Murder Suspect Charged Again
Former Drill Sergeant Arraigned in Slaying of Army Payroll Clerk
Murder Defendant Implicated In Sex Assaults, Attorney Says
Trial Opens In Fort Dix Murder Case A Neighbor Described The Scene. As Her Mother Lay Dead, The 3-year-old Wandered The House
Attorney Says Suspect Was Insane The Ex-drill Instructor Killed The Fort Dix Woman, All Agree. His Mental State Is The Issue
Ex-Soldier From Fayetteville Guilty In New Jersey Slaying
Killer Of Ft. Dix Woman Gets Life Without Parole Earl Richmond Jr. Shattered Many Lives. Another Murder Trial In North Carolina Is Still To Come
Former Drill Sergeant Sentenced To Death For N.c. Slayings Earl Richmond Jr. Was Convicted Of Three 1991 Deaths. He Had Killed A Ft. Dix Clerk Months Earlier
Evidence from 2002 slaying of Ft. Dix worker is detailed Jurors heard what was taken from the home of the man accused of killing a neighbor he had called “a nice lady.”
Killer goes quietly, with apology
‘I understand why you hate me’
Execution vigils planned
Earl J. Richmond Jr. Executed May 6, 2005 02:19 a.m. by Lethal Injection in North Carolina
STATE of North Carolina v. Earl RICHMOND, Jr. (Feb 6, 1998)
Earl RICHMOND, Jr., Petitioner-Appellant, v. Marvin L. POLK, Warden, Central Prison, Raleigh, North Carolina, Respondent-Appellee (May 4, 2004)
Murderpedia: Earl Richmond, Jr.

Army Pvt. John Bennett Executed by Hanging at U.S. Disciplinary Barracks, Fort Leavenworth for Raping White Girl in Austria (April 13, 1961)

Photo by Shane Aldendorff on Pexels.com

“John Bennett, a black man, was hanged for raping a white girl in Austria. During the six years between his trial and death, eight other soldiers were executed, all of them black. Six white prisoners were on death row during those years. Some had killed little girls or had killed more than once. None were executed. President Dwight Eisenhower commuted the sentences of four. Two were spared by the courts. Today, six soldiers are on military death row–four black, one Asian, one white.” (update: 4 soldiers are on death row now)

Evidence in Bennett’s case revealed mental defects in the young man and his family, defects that today would probably spare his life. He also almost certainly suffered from epilepsy, which his defenders cited as further evidence of mental illness. Even Dr. Karl Menninger, the country’s preeminent psychiatrist, twice sought to save the life of this ‘undistinguished epileptic Negro soldier.The court-martial was held in Austria. The trial lasted five days, with little defense. The jury deliberated just 25 minutes.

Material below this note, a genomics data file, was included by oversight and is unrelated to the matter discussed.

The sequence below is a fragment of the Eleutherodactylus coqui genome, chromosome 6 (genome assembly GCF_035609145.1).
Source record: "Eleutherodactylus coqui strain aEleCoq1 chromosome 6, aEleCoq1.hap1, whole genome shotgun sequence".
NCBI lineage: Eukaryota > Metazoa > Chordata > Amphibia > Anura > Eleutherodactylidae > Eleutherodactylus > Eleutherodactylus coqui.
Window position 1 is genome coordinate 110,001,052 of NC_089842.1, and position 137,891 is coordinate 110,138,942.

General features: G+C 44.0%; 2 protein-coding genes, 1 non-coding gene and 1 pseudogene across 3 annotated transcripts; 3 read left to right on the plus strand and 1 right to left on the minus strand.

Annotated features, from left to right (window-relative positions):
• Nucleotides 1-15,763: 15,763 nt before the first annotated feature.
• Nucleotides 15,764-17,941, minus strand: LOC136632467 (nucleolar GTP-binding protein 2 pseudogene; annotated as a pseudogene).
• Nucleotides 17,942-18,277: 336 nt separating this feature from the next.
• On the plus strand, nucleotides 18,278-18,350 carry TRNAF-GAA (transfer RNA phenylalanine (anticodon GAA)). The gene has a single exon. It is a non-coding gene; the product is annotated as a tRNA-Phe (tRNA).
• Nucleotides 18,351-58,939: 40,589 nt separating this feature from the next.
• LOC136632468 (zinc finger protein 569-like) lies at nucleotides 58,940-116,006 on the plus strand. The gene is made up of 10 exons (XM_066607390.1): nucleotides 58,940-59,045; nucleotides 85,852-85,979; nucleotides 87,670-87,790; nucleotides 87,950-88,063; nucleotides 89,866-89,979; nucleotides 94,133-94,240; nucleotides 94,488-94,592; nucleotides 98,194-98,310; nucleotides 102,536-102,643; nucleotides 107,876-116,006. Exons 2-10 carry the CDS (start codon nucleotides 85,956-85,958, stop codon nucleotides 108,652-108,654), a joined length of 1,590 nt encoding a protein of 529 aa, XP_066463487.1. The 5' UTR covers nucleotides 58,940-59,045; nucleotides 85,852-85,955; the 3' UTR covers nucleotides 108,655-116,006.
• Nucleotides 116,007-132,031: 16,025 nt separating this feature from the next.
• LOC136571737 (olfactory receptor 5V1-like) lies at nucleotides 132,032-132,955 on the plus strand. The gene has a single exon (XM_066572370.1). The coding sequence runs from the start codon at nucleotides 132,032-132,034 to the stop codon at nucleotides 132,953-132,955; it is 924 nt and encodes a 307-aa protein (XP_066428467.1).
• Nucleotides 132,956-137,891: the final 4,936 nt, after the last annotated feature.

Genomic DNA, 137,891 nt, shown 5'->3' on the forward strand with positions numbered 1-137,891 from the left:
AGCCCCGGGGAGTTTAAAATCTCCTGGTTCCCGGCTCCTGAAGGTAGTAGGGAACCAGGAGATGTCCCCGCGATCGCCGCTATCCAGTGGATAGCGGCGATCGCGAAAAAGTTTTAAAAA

Read more from Richard A. Serrano (LA Timeshere or here and check out Serrano’s book ‘Summoned at Midnight: A Story of Race and the Last Military Executions at Fort Leavenworth’ here.

Related Links:
Pvt John Arthur Bennett (April 13, 1961)
Pvt. John Bennett is the Only U.S. Soldier Executed for Rape in Peacetime
Pvt. John Bennett Is the Only U.S. Soldier Executed for Rape in Peacetime
Bush OKs Execution for Army Private on Death Row 
1961: John A. Bennett, the last American military execution (so far)
The Rare Case Of The Military Execution 
A look at the last U.S. soldier executed by the military 
Soldiers Sentenced to Die, but No Executions on Military Death Row Since 1961 
A look at the 6 inmates on US military death row
Servicemen on Death Row; 6 killers await as mil­i­tary jus­tice crawls
Judge lifts execution stay for ex-soldier in military prison
U.S. Military Could Execute Ex-Soldier for First Time Since 1961 
Army moves closer to first execution in 50 years; Ronald Gray on death row since 1988 
These are the 4 inmates on the military’s death row 
Haunted by the Story of John Bennett and Other Black Soldiers’ Lives on Death Row
Resuming federal executions unlikely to affect military death row
Summoned at Midnight: A Story of Race and the Last Military Executions at Fort Leavenworth 
Crimelines True Crime Podcast w/ Death’s Door Podcast Featured the Last Military Execution of Army Private John Bennett in 1961 (April 22, 2018)
Four U.S. Service Members on Military Death Row at Fort Leavenworth, Kansas; Army Private John Bennett was Last Military Execution by Hanging in 1961
Seven Intriguing True Crime Podcasts Spotlighting Active Duty Military Suicide, Missing, and Murder Cases